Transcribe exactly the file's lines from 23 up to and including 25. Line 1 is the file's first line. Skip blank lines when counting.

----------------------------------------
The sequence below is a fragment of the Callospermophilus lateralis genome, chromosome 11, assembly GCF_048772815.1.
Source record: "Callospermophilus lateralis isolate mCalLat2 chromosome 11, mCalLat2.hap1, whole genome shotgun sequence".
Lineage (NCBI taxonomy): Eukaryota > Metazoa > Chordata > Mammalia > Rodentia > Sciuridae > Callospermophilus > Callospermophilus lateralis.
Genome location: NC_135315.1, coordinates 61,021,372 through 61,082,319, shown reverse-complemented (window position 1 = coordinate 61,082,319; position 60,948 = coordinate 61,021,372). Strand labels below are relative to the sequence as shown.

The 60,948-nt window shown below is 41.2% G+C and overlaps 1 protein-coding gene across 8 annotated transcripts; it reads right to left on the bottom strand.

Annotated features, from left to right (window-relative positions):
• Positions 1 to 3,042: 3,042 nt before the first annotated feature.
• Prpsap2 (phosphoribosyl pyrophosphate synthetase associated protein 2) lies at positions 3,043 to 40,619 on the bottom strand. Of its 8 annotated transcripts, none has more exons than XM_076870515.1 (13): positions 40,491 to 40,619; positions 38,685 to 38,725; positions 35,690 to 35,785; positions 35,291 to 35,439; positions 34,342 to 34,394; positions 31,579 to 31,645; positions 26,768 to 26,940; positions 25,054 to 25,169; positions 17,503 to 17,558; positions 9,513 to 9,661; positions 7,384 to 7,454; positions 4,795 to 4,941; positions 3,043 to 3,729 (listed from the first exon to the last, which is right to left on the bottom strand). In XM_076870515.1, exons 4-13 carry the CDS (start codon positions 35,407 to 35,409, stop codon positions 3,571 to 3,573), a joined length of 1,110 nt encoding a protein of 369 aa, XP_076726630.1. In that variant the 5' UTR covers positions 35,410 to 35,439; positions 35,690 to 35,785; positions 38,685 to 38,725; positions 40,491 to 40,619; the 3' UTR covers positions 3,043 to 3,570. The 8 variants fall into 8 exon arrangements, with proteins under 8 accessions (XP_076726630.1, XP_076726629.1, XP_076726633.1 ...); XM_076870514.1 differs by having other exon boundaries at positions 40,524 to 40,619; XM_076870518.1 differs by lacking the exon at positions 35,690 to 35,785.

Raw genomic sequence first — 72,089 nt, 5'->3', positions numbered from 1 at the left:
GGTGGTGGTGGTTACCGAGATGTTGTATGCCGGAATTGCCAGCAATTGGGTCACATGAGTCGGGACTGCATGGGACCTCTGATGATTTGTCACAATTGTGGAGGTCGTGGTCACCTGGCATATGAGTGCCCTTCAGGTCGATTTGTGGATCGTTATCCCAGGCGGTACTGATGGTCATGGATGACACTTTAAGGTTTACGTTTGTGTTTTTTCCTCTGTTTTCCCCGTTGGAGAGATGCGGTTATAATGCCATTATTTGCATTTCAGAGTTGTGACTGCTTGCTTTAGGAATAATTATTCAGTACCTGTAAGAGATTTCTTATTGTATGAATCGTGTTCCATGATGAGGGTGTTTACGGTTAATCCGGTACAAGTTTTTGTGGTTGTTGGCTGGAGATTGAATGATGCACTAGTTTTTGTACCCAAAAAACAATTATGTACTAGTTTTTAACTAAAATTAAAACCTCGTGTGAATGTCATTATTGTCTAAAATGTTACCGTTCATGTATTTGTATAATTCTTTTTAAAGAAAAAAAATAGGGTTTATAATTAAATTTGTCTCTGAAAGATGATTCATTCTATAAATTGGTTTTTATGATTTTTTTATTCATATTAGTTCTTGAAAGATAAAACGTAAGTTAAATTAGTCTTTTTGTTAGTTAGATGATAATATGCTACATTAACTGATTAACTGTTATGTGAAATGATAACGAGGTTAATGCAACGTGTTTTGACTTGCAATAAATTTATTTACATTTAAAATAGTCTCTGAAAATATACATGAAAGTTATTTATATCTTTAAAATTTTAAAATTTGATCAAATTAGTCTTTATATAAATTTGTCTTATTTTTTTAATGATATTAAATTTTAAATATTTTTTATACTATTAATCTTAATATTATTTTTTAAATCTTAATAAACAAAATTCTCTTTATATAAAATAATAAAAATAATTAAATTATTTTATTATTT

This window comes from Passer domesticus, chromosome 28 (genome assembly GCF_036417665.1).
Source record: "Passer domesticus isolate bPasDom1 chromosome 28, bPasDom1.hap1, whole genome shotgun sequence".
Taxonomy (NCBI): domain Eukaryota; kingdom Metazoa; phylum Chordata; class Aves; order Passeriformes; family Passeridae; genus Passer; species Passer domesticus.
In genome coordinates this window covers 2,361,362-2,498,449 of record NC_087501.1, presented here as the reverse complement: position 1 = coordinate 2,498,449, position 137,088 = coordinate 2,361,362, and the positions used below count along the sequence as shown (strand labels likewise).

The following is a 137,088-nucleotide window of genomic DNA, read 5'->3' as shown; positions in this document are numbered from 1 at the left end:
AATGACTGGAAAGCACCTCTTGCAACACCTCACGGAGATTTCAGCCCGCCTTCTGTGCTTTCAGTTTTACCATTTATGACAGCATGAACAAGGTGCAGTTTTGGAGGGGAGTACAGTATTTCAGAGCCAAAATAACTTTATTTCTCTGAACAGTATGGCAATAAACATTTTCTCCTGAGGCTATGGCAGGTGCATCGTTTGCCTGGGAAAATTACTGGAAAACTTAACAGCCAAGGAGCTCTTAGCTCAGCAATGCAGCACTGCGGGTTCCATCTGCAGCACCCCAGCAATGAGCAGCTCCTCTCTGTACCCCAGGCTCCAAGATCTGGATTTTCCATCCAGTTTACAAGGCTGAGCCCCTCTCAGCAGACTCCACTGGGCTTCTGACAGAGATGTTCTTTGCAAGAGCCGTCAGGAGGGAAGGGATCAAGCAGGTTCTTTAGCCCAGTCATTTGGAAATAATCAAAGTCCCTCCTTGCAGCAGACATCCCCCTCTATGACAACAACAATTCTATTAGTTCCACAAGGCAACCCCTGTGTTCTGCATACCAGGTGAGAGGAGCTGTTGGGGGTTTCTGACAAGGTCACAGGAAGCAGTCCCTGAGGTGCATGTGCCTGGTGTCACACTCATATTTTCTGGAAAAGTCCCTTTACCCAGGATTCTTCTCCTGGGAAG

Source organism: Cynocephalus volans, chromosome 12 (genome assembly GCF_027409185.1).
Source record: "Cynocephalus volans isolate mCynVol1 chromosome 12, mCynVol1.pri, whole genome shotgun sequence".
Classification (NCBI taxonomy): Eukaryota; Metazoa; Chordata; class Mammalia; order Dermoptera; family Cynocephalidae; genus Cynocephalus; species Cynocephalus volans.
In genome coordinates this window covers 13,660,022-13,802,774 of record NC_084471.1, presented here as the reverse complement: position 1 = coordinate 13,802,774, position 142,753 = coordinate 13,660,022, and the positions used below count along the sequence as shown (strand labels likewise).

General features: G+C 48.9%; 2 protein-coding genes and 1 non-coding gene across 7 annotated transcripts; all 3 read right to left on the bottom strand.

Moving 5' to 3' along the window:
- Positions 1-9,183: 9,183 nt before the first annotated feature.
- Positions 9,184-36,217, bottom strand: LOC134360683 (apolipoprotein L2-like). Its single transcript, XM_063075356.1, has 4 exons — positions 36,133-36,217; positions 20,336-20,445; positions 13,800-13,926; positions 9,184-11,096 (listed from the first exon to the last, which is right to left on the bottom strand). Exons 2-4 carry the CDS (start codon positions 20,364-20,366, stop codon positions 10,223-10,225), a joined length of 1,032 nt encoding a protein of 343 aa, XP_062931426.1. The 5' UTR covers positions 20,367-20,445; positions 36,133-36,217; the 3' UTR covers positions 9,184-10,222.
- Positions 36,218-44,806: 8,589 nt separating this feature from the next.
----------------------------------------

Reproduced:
- Positions 1-9,183: 9,183 nt before the first annotated feature.
- Positions 9,184-36,217, bottom strand: LOC134360683 (apolipoprotein L2-like). Its single transcript, XM_063075356.1, has 4 exons — positions 36,133-36,217; positions 20,336-20,445; positions 13,800-13,926; positions 9,184-11,096 (listed from the first exon to the last, which is right to left on the bottom strand). Exons 2-4 carry the CDS (start codon positions 20,364-20,366, stop codon positions 10,223-10,225), a joined length of 1,032 nt encoding a protein of 343 aa, XP_062931426.1. The 5' UTR covers positions 20,367-20,445; positions 36,133-36,217; the 3' UTR covers positions 9,184-10,222.
- Positions 36,218-44,806: 8,589 nt separating this feature from the next.